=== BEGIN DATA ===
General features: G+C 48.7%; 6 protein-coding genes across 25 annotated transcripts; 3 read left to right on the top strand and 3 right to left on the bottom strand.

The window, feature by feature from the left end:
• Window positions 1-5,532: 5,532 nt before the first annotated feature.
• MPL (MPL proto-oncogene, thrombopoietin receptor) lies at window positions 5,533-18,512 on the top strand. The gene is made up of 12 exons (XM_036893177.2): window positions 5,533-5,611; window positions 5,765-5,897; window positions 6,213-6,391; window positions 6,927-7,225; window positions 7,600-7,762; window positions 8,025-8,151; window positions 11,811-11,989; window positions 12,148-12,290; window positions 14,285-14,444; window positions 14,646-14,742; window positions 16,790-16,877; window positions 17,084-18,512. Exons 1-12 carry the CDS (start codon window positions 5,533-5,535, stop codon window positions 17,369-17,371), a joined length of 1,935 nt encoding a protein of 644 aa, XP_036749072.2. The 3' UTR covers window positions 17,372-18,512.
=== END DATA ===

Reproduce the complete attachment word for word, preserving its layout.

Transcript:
General features: G+C 48.7%; 6 protein-coding genes across 25 annotated transcripts; 3 read left to right on the top strand and 3 right to left on the bottom strand.

The window, feature by feature from the left end:
• Window positions 1-5,532: 5,532 nt before the first annotated feature.
• MPL (MPL proto-oncogene, thrombopoietin receptor) lies at window positions 5,533-18,512 on the top strand. The gene is made up of 12 exons (XM_036893177.2): window positions 5,533-5,611; window positions 5,765-5,897; window positions 6,213-6,391; window positions 6,927-7,225; window positions 7,600-7,762; window positions 8,025-8,151; window positions 11,811-11,989; window positions 12,148-12,290; window positions 14,285-14,444; window positions 14,646-14,742; window positions 16,790-16,877; window positions 17,084-18,512. Exons 1-12 carry the CDS (start codon window positions 5,533-5,535, stop codon window positions 17,369-17,371), a joined length of 1,935 nt encoding a protein of 644 aa, XP_036749072.2. The 3' UTR covers window positions 17,372-18,512.